Wednesday, September 8, 2021

g-f(2)479 THE BIG PICTURE OF THE DIGITAL AGE (9/8/2021), Inside Sources, Artificial Intelligence and the Humanization of Medicine


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"g-f" fishing of golden knowledge (GK) of the fabulous treasure of the digital age, Artificial Intelligence (9/8/2021)  g-f(2)426 

Opportunity, The future of healthcare is AI, Inside Sources
  • If you want to imagine the future of healthcare, you can do no better than to read cardiologist and bestselling author Eric Topol’s trilogy on the subject: “The Creative Destruction of Medicine,” “The Patient Will See You Now,” and “Deep Medicine.” 
  • “Deep Medicine” bears a paradoxical subtitle: “How Artificial Intelligence Can Make Healthcare Human Again.” The book describes the growing interaction of human and machine brains. Topol envisions a symbiosis, with people and machines working together to assist patients in ways that neither can do alone. In the process, healthcare providers will shed some of the mind-numbing rote tasks they endure today, giving them more time to focus on patients.
Opportunity, Three golden knowledge books, Inside Sources
  • The first of Topol’s books, “Creative Destruction,” described how technology would transform medicine by digitizing data on individual human beings in great detail.
  • In “The Patient Will See You Now,” he explored how this digital revolution can allow patients to take greater control over their own health and their own care. 
  • “Deep Medicine” is qualitatively different from the other two books. It has an almost-mystical quality. Intelligent machines engaging in AI and ML arrive at information in ways even their programmers can barely comprehend, if at all. 
    Opportunity, Golden knowledge examples, Inside Sources
    • Today, radiologists spend their days intuitively searching for patterns in x-rays, CT scans, and MRIs. In the future, much of the pattern-searching will be automated (and more accurate), and radiologists (who seldom interact with patients today) will have much greater contact with patients.
    • Today, dermatologists are relatively few in number, so much of the earlier stages of skin care are done by primary care physicians, who have less ability to determine, say, whether a mole is potentially cancerous. The result can be misdiagnosis, delayed diagnosis, and the unnecessary use of dermatologists’ time. In the future, primary care doctors will likely screen patients using smart diagnostic tools, thereby wasting less of patients’ and dermatologists’ time and diagnosing more accurately.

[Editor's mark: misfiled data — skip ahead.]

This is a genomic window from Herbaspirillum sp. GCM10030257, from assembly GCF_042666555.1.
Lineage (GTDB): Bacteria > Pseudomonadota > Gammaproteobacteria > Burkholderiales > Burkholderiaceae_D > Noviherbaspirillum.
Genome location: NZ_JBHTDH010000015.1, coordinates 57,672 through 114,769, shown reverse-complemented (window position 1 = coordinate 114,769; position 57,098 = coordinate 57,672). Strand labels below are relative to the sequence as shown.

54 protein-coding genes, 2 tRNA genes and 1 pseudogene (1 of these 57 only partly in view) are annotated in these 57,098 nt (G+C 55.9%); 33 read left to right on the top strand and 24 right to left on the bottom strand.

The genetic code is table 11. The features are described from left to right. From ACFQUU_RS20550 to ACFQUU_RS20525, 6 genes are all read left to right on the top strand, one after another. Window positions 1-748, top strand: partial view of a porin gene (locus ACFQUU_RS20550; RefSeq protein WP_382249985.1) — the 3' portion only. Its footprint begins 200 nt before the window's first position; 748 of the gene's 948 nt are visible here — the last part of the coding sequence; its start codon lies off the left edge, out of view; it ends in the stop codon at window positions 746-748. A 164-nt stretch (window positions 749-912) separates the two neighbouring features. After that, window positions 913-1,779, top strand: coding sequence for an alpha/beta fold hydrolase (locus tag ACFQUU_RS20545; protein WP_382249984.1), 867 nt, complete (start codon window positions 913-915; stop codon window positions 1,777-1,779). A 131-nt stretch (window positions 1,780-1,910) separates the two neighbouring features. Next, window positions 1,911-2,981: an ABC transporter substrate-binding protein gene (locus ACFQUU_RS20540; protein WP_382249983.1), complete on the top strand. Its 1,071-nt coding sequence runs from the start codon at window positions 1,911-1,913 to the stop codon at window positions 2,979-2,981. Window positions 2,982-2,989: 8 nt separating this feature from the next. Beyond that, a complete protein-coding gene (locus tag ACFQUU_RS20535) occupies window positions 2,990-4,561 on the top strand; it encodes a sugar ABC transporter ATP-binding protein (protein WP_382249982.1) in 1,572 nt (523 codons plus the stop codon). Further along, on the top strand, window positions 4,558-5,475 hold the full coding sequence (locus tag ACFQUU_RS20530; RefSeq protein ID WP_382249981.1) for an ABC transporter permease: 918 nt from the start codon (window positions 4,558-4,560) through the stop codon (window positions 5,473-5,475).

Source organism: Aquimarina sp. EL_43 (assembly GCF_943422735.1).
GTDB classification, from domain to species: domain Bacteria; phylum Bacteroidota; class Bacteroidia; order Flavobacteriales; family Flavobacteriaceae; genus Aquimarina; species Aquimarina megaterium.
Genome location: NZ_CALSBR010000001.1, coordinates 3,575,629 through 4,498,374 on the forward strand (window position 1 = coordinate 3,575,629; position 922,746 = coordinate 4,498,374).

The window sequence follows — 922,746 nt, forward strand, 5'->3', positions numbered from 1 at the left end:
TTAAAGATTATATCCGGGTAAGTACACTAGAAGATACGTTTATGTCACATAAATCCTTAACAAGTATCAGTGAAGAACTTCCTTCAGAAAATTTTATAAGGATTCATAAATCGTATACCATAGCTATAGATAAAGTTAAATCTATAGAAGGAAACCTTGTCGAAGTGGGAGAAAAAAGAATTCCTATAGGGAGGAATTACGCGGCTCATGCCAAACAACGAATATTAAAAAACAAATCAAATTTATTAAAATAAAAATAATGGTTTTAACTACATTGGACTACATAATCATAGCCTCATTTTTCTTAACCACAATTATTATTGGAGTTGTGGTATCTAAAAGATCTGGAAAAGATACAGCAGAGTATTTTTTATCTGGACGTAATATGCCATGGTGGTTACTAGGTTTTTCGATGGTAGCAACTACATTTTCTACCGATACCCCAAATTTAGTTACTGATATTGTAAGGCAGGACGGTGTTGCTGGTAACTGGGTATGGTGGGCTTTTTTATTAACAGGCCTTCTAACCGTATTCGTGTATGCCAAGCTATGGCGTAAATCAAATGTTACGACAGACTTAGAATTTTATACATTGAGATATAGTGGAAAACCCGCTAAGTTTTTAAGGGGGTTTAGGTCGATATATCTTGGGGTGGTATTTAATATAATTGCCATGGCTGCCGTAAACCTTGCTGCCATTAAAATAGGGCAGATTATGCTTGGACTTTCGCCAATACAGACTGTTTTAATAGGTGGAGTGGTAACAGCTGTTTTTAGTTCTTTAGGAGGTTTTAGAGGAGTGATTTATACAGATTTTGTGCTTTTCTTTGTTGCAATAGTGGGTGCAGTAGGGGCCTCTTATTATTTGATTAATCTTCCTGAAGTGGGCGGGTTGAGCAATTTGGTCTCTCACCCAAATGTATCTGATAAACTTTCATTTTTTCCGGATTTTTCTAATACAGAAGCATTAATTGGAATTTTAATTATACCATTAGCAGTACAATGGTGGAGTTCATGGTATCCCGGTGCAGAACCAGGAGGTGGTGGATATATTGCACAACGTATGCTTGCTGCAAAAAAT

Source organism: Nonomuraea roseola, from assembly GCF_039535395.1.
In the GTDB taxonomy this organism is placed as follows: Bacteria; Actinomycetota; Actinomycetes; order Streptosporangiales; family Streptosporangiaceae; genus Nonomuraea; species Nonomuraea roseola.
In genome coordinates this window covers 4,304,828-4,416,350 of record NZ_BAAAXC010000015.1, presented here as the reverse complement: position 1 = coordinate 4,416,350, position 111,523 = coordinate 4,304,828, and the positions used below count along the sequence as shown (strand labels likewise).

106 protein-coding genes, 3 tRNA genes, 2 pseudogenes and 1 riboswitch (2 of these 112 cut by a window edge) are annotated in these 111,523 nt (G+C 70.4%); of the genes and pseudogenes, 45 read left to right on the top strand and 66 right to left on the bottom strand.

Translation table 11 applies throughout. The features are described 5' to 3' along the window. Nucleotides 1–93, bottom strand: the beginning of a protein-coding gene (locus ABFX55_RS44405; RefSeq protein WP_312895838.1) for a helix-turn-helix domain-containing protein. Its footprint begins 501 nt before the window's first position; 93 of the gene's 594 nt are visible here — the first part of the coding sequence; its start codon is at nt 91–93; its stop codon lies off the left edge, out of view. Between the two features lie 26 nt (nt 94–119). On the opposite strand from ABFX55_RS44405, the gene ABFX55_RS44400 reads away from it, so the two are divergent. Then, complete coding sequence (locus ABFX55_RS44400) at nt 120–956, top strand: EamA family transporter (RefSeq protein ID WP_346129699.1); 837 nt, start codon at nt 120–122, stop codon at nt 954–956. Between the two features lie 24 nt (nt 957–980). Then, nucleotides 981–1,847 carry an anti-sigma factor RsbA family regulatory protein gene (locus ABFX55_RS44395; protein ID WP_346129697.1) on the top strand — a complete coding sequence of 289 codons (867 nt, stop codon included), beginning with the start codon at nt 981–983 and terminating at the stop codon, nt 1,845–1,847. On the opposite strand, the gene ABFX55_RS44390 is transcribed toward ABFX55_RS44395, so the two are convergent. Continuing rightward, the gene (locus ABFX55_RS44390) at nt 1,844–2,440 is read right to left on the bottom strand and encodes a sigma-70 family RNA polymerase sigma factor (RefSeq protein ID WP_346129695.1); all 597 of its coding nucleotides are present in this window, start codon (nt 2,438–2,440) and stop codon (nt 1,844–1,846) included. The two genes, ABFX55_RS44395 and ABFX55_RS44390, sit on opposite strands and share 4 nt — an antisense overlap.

Alert, Healthcare’s adoption of AI technologies is unduly slow, Inside Sources
    • Unfortunately, healthcare’s adoption of such technologies is unduly slow. Topol noted that we have around 150 medical schools, some quite new, and yet “they don’t have any AI or genomics essentially in their curriculum.”

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    Opportunity, Exceptional golden knowledge, Inside Sources
    • I recorded an interview with Topol in which we discuss his books. The podcast is titled “Healthcare’s Reluctant Revolution” because one of Topol’s themes is that healthcare is moving too slowly to integrate AI and machine learning (ML) into medicine—a sluggishness that diminishes the quality and quantity of available care.


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    • Category 2: The Big Picture of the Digital Age
    • [genioux fact deduced or extracted from Inside Sources]
    • This is a “genioux fact fast solution.”
    • Tag Opportunities those travelling at high speed on GKPath
    • Type of essential knowledge of this “genioux fact”: Essential Analyzed Knowledge (EAK).
    • Type of validity of the "genioux fact". 

      • Inherited from sources + Supported by the knowledge of one or more experts.


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    ABOUT THE AUTHORS



    Robert F. Graboyes


    Robert Graboyes is a senior research fellow with the Mercatus Center at George Mason University, where he focuses on technological innovation in healthcare. He is the author of “Fortress and Frontier in American Health Care” and has taught health economics at five universities. He wrote this for InsideSources.com.


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